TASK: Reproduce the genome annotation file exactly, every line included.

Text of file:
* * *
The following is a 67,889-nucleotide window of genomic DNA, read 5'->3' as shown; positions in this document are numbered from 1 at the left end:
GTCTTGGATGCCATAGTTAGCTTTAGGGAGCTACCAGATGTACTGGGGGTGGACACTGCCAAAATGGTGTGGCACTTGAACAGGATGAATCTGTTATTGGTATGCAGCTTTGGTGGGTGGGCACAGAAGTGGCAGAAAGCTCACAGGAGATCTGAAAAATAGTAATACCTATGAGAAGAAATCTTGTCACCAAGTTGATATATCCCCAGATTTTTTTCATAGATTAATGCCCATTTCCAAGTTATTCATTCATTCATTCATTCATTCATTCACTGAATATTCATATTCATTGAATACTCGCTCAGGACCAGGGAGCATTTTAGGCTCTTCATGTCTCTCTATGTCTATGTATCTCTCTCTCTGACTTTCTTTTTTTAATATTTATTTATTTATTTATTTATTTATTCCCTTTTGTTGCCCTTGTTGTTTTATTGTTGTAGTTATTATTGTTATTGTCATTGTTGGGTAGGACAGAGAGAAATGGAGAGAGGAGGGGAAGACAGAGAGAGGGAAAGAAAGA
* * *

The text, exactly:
The following is a 67,889-nucleotide window of genomic DNA, read 5'->3' as shown; positions in this document are numbered from 1 at the left end:
GTCTTGGATGCCATAGTTAGCTTTAGGGAGCTACCAGATGTACTGGGGGTGGACACTGCCAAAATGGTGTGGCACTTGAACAGGATGAATCTGTTATTGGTATGCAGCTTTGGTGGGTGGGCACAGAAGTGGCAGAAAGCTCACAGGAGATCTGAAAAATAGTAATACCTATGAGAAGAAATCTTGTCACCAAGTTGATATATCCCCAGATTTTTTTCATAGATTAATGCCCATTTCCAAGTTATTCATTCATTCATTCATTCATTCATTCACTGAATATTCATATTCATTGAATACTCGCTCAGGACCAGGGAGCATTTTAGGCTCTTCATGTCTCTCTATGTCTATGTATCTCTCTCTCTGACTTTCTTTTTTTAATATTTATTTATTTATTTATTTATTTATTCCCTTTTGTTGCCCTTGTTGTTTTATTGTTGTAGTTATTATTGTTATTGTCATTGTTGGGTAGGACAGAGAGAAATGGAGAGAGGAGGGGAAGACAGAGAGAGGGAAAGAAAGA